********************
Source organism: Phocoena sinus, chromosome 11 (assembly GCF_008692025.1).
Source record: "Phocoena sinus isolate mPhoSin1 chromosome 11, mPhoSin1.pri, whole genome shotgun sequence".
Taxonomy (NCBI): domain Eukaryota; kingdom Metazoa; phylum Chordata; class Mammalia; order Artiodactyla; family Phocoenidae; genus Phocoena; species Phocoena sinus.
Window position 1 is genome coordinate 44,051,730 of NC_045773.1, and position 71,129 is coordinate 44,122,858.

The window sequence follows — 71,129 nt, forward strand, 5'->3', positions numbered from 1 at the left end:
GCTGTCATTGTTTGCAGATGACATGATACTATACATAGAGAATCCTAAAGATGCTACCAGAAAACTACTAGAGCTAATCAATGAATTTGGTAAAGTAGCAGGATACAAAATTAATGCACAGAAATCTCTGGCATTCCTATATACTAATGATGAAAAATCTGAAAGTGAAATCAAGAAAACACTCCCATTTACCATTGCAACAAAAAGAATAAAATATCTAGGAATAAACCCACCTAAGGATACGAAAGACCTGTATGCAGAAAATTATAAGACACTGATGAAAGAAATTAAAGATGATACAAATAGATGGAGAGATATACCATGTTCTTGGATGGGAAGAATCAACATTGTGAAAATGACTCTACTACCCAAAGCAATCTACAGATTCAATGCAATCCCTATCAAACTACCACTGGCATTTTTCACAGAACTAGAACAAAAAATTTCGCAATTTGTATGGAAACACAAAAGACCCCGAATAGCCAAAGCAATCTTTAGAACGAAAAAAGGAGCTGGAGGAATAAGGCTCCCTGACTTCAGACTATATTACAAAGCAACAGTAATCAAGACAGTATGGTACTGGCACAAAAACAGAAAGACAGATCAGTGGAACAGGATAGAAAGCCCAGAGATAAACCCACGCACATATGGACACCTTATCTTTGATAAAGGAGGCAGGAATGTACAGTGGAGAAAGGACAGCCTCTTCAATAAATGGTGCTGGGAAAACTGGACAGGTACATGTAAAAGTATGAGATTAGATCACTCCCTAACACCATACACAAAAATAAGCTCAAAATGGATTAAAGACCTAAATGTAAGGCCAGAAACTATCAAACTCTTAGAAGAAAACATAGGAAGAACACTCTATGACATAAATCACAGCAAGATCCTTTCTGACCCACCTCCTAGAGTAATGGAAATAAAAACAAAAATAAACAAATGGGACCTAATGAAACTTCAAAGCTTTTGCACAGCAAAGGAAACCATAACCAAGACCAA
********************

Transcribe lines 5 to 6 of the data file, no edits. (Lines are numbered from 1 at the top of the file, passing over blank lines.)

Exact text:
The window sequence follows — 71,129 nt, forward strand, 5'->3', positions numbered from 1 at the left end:
GCTGTCATTGTTTGCAGATGACATGATACTATACATAGAGAATCCTAAAGATGCTACCAGAAAACTACTAGAGCTAATCAATGAATTTGGTAAAGTAGCAGGATACAAAATTAATGCACAGAAATCTCTGGCATTCCTATATACTAATGATGAAAAATCTGAAAGTGAAATCAAGAAAACACTCCCATTTACCATTGCAACAAAAAGAATAAAATATCTAGGAATAAACCCACCTAAGGATACGAAAGACCTGTATGCAGAAAATTATAAGACACTGATGAAAGAAATTAAAGATGATACAAATAGATGGAGAGATATACCATGTTCTTGGATGGGAAGAATCAACATTGTGAAAATGACTCTACTACCCAAAGCAATCTACAGATTCAATGCAATCCCTATCAAACTACCACTGGCATTTTTCACAGAACTAGAACAAAAAATTTCGCAATTTGTATGGAAACACAAAAGACCCCGAATAGCCAAAGCAATCTTTAGAACGAAAAAAGGAGCTGGAGGAATAAGGCTCCCTGACTTCAGACTATATTACAAAGCAACAGTAATCAAGACAGTATGGTACTGGCACAAAAACAGAAAGACAGATCAGTGGAACAGGATAGAAAGCCCAGAGATAAACCCACGCACATATGGACACCTTATCTTTGATAAAGGAGGCAGGAATGTACAGTGGAGAAAGGACAGCCTCTTCAATAAATGGTGCTGGGAAAACTGGACAGGTACATGTAAAAGTATGAGATTAGATCACTCCCTAACACCATACACAAAAATAAGCTCAAAATGGATTAAAGACCTAAATGTAAGGCCAGAAACTATCAAACTCTTAGAAGAAAACATAGGAAGAACACTCTATGACATAAATCACAGCAAGATCCTTTCTGACCCACCTCCTAGAGTAATGGAAATAAAAACAAAAATAAACAAATGGGACCTAATGAAACTTCAAAGCTTTTGCACAGCAAAGGAAACCATAACCAAGACCAA